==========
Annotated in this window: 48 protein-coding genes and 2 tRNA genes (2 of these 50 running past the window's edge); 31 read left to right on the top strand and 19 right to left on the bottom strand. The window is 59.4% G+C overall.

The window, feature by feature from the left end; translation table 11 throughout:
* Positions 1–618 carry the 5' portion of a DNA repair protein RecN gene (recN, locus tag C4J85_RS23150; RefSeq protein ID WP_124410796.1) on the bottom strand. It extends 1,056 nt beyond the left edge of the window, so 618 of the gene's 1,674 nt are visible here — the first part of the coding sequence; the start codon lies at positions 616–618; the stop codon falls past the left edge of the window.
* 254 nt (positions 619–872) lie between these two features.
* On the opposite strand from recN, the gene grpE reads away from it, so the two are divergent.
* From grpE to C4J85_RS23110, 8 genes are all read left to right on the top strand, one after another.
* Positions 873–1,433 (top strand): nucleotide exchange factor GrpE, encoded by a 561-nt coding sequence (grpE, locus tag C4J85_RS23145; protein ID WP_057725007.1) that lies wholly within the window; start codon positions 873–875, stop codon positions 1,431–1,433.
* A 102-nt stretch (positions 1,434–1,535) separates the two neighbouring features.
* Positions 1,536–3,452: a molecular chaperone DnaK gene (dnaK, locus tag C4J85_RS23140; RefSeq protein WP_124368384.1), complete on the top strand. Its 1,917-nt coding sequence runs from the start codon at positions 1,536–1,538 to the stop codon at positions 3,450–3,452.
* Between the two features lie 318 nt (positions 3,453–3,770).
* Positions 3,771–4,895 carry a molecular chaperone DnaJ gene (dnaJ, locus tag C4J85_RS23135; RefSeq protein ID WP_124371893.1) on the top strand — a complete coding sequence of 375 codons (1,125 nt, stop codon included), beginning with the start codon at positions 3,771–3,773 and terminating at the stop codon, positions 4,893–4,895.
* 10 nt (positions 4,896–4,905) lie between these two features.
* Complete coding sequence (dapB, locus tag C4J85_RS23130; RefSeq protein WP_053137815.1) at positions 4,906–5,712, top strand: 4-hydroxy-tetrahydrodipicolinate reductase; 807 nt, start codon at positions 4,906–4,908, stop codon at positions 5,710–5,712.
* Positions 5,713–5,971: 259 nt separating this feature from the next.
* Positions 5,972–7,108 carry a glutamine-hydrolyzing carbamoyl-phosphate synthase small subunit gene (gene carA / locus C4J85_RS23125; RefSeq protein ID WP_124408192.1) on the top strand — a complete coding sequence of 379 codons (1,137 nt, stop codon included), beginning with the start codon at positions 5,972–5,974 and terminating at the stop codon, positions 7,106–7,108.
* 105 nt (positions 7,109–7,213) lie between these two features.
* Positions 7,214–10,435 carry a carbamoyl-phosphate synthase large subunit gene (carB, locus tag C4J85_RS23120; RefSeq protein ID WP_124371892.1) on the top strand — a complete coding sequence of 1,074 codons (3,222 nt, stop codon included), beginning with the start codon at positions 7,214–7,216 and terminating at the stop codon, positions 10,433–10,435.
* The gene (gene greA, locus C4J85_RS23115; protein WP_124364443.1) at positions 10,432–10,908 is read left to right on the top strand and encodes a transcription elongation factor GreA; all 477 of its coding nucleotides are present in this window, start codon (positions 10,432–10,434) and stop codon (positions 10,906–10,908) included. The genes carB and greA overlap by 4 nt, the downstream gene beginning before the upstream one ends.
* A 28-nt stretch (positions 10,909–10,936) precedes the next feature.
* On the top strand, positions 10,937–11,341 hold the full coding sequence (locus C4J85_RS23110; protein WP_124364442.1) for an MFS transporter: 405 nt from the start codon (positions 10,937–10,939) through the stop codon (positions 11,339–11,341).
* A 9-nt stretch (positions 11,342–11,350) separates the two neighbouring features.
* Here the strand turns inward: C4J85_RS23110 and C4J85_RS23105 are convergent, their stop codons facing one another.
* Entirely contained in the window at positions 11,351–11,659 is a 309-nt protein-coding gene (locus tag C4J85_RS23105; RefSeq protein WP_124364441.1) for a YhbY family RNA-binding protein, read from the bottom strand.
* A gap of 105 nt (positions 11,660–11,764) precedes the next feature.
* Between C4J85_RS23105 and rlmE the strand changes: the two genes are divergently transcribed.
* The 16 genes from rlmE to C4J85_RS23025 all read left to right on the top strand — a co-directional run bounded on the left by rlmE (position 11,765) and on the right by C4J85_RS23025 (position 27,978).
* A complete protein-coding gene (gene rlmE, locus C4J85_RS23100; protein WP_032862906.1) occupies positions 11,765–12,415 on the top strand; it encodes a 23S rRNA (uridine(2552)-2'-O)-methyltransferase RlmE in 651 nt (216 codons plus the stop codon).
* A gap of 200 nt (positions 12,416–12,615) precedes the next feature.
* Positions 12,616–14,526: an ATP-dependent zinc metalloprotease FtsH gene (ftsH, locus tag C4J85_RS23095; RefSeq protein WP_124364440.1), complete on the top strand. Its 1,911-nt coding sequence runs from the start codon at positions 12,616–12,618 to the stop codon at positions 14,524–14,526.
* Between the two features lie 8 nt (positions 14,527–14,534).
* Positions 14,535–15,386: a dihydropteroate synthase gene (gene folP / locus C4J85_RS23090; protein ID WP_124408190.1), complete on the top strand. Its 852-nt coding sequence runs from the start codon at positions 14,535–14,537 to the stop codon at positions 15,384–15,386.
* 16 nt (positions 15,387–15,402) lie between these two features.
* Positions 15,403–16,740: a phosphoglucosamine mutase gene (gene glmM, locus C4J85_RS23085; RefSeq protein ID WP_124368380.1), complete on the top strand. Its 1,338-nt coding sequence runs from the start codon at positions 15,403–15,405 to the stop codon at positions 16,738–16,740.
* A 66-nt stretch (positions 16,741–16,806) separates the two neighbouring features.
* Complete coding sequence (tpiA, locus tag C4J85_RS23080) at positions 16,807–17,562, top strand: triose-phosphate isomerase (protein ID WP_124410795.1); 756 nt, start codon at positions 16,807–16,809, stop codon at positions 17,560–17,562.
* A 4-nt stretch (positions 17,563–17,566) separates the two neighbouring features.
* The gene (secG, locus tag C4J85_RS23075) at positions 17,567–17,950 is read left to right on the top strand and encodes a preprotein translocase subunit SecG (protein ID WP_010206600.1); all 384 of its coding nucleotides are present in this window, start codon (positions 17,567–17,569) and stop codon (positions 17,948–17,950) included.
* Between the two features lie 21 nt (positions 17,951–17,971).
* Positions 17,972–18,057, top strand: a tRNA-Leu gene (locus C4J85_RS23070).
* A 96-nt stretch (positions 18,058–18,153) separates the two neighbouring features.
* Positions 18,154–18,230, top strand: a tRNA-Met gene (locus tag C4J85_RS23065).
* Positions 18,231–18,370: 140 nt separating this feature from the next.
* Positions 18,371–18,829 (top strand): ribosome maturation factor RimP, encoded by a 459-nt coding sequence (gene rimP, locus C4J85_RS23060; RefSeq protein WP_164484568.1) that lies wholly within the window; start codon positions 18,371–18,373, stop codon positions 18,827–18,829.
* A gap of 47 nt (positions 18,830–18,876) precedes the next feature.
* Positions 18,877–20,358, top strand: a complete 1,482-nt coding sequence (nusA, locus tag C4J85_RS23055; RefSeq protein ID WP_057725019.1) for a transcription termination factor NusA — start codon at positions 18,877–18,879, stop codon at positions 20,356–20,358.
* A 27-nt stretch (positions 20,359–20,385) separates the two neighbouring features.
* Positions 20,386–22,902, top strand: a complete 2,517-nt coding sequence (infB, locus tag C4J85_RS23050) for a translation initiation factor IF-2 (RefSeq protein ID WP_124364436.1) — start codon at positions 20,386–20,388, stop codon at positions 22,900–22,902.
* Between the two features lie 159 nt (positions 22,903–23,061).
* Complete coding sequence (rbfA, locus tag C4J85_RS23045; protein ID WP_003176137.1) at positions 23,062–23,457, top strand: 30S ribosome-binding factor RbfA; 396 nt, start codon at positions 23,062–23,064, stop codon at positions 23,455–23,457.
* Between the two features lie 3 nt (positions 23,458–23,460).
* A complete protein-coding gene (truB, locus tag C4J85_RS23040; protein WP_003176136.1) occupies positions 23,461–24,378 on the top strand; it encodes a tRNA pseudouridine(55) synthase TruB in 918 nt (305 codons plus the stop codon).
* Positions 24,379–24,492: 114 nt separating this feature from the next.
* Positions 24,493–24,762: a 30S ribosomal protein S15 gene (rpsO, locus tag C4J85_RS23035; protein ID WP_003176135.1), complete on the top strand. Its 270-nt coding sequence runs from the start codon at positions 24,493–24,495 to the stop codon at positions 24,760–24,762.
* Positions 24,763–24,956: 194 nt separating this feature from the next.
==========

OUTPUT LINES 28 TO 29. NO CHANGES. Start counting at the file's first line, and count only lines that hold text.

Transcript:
* A gap of 200 nt (positions 12,416–12,615) precedes the next feature.
* Positions 12,616–14,526: an ATP-dependent zinc metalloprotease FtsH gene (ftsH, locus tag C4J85_RS23095; RefSeq protein WP_124364440.1), complete on the top strand. Its 1,911-nt coding sequence runs from the start codon at positions 12,616–12,618 to the stop codon at positions 14,524–14,526.